Pelagic Birds in the Western Palearctic

Pelagic or oceanic birds, seabirds or marine birds all describe bird which spend a significant portion of its life on the open ocean, rarely venturing to land except to breed. Their flight is often described as elegant and beautiful. This is particulary true for the Black-browed Albatross (Thalassarche melanophris), as you can see on the image on the right. Pelagic Birds are powerful fliers that can remain for hours while gliding or soaring over the waves. When the birds rest, they do so by swimming quite high (floating) on the water. Pelagic birds may be found hundreds or thousands of miles offshore. Pelagic birds typically feed on fish, squid and crustaceans as well as offal from fishing ships or trash dumped into the ocean. Although “Pelagic Birds” does not have a scientific meaning in it´s strict sense, normally you mean albatrosses, shearwaters and petrels are described as being pelagic. The right taxonomic description for these birds are “Procellariformes”. There are lots of pelagic bird species with a great range of sizes and ranges. In the Gallery you will find different types of pelagic birds found in the Western Palearctic including shearwaters, albatrosses and petrels. Bird-Lens did enlarge the meaning by adding Gannets or Boobies (like the Northern Gannet or the Brown Booby) and by adding Gulls and Terns which you see often many miles offshore feeding together with shearwaters and petrels.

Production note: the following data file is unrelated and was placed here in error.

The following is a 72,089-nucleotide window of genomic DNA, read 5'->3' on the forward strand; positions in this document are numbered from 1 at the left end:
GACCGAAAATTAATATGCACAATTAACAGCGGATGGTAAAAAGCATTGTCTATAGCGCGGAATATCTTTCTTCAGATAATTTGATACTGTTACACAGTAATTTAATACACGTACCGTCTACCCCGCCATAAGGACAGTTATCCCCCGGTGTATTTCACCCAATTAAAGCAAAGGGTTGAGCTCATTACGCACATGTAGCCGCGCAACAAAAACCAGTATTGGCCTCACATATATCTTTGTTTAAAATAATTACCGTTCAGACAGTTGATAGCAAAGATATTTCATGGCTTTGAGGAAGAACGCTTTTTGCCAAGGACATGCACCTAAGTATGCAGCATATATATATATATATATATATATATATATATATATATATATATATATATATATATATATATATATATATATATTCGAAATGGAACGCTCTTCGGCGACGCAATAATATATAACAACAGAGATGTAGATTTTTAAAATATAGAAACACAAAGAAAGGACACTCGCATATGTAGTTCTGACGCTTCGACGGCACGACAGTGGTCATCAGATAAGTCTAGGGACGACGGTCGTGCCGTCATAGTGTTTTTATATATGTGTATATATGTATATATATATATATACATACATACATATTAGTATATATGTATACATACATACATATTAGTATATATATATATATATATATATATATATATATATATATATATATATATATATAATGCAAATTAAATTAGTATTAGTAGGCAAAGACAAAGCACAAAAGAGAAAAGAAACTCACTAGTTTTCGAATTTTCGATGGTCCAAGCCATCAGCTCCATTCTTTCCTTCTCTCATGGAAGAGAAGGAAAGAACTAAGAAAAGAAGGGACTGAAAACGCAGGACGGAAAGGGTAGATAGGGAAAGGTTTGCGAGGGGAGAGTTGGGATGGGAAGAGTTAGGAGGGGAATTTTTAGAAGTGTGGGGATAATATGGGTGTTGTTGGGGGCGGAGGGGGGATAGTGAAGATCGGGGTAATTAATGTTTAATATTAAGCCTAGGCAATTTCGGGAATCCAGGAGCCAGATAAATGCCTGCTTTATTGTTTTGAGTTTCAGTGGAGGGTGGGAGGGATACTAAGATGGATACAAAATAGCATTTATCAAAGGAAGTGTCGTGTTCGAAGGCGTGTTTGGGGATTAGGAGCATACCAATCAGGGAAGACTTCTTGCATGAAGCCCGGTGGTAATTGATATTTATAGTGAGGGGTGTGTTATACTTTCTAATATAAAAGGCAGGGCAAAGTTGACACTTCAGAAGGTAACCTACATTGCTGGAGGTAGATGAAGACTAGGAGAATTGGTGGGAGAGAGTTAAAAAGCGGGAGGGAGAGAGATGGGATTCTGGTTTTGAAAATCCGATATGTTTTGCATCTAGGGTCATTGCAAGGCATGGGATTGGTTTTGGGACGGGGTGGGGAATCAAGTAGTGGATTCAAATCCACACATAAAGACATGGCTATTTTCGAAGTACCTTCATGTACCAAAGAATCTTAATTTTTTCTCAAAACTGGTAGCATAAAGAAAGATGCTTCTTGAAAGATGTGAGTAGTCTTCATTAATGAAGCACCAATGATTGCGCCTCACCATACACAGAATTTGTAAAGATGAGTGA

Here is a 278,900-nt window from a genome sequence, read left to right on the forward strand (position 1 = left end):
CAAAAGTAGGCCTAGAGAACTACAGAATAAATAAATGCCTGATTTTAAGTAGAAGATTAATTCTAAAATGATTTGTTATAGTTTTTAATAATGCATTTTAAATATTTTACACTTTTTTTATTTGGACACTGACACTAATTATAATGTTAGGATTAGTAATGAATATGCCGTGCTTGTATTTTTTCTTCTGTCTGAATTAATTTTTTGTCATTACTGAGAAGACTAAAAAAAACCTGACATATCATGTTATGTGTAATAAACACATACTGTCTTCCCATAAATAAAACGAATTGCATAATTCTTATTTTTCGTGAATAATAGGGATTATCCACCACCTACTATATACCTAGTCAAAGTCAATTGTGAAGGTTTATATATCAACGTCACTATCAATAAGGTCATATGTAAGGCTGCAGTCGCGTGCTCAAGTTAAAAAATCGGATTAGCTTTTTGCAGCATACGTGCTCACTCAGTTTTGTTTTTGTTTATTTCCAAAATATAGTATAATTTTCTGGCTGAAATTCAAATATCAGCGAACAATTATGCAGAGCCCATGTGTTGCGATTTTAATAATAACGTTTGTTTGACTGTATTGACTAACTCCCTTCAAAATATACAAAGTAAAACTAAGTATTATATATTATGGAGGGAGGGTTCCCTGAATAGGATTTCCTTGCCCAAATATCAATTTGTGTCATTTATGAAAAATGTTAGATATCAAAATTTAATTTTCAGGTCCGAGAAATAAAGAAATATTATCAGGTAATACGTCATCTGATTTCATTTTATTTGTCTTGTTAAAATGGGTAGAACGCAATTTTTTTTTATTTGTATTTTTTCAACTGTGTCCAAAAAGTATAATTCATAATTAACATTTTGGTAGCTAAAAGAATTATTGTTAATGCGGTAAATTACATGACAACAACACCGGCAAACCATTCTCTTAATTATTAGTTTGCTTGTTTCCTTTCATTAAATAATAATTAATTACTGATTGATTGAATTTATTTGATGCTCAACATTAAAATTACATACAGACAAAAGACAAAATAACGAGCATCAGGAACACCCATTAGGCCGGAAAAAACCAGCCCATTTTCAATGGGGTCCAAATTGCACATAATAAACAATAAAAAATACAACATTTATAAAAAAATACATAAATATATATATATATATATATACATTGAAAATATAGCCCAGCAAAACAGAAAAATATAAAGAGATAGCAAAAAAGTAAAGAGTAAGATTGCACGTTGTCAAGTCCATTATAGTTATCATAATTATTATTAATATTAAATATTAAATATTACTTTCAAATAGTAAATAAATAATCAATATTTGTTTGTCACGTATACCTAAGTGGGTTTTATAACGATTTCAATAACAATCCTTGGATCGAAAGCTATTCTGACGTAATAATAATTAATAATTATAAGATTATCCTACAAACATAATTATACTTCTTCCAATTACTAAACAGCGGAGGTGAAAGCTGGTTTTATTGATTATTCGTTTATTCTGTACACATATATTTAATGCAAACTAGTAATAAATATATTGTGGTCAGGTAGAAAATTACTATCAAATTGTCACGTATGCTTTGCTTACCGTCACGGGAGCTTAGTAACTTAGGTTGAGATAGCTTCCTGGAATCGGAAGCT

To cope with the growing demand for top shots of the rarer species of the Palearctic Bird-Lens is keen to enrich the range of pictures of birds you can find in the western palearctic.  Trips to remote places to capture images of rare birds of western palearctic were very successful. The nice images you find in the gallery are only a first impression, what you will find in the gallery in the “Pictures Shop” very soon. Just give me a message, if I could serve you with an image needed before the new pictures are online.

Other successful shootings you can see under the shop of: www.bird-lens.com.

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